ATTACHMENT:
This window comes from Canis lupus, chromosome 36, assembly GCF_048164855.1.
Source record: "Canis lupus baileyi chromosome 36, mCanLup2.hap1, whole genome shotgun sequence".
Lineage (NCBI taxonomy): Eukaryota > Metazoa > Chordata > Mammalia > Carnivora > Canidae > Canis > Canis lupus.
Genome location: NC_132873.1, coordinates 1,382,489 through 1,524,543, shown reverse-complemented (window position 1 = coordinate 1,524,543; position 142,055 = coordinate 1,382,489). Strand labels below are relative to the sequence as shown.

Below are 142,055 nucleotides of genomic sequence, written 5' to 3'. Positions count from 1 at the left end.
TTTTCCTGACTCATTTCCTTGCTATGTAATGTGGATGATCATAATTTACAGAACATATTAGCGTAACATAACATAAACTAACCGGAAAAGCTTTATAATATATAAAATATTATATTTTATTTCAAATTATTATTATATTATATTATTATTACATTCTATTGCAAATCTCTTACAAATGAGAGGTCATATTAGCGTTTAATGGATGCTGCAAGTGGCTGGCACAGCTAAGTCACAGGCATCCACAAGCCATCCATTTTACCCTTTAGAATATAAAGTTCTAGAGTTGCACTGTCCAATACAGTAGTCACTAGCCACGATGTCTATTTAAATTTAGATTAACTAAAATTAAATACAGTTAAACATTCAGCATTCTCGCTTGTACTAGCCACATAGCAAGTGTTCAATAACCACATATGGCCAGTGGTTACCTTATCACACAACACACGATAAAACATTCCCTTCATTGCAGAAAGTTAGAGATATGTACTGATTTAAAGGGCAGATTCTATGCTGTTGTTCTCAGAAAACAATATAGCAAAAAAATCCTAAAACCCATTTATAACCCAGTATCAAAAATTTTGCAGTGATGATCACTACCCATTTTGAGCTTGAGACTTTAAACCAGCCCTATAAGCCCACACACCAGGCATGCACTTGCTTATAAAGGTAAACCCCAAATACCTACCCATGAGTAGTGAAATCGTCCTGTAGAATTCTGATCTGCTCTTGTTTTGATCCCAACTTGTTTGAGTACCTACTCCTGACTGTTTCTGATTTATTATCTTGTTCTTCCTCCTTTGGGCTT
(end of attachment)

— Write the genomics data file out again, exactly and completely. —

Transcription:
This window comes from Canis lupus, chromosome 36, assembly GCF_048164855.1.
Source record: "Canis lupus baileyi chromosome 36, mCanLup2.hap1, whole genome shotgun sequence".
Lineage (NCBI taxonomy): Eukaryota > Metazoa > Chordata > Mammalia > Carnivora > Canidae > Canis > Canis lupus.
Genome location: NC_132873.1, coordinates 1,382,489 through 1,524,543, shown reverse-complemented (window position 1 = coordinate 1,524,543; position 142,055 = coordinate 1,382,489). Strand labels below are relative to the sequence as shown.

Below are 142,055 nucleotides of genomic sequence, written 5' to 3'. Positions count from 1 at the left end.
TTTTCCTGACTCATTTCCTTGCTATGTAATGTGGATGATCATAATTTACAGAACATATTAGCGTAACATAACATAAACTAACCGGAAAAGCTTTATAATATATAAAATATTATATTTTATTTCAAATTATTATTATATTATATTATTATTACATTCTATTGCAAATCTCTTACAAATGAGAGGTCATATTAGCGTTTAATGGATGCTGCAAGTGGCTGGCACAGCTAAGTCACAGGCATCCACAAGCCATCCATTTTACCCTTTAGAATATAAAGTTCTAGAGTTGCACTGTCCAATACAGTAGTCACTAGCCACGATGTCTATTTAAATTTAGATTAACTAAAATTAAATACAGTTAAACATTCAGCATTCTCGCTTGTACTAGCCACATAGCAAGTGTTCAATAACCACATATGGCCAGTGGTTACCTTATCACACAACACACGATAAAACATTCCCTTCATTGCAGAAAGTTAGAGATATGTACTGATTTAAAGGGCAGATTCTATGCTGTTGTTCTCAGAAAACAATATAGCAAAAAAATCCTAAAACCCATTTATAACCCAGTATCAAAAATTTTGCAGTGATGATCACTACCCATTTTGAGCTTGAGACTTTAAACCAGCCCTATAAGCCCACACACCAGGCATGCACTTGCTTATAAAGGTAAACCCCAAATACCTACCCATGAGTAGTGAAATCGTCCTGTAGAATTCTGATCTGCTCTTGTTTTGATCCCAACTTGTTTGAGTACCTACTCCTGACTGTTTCTGATTTATTATCTTGTTCTTCCTCCTTTGGGCTT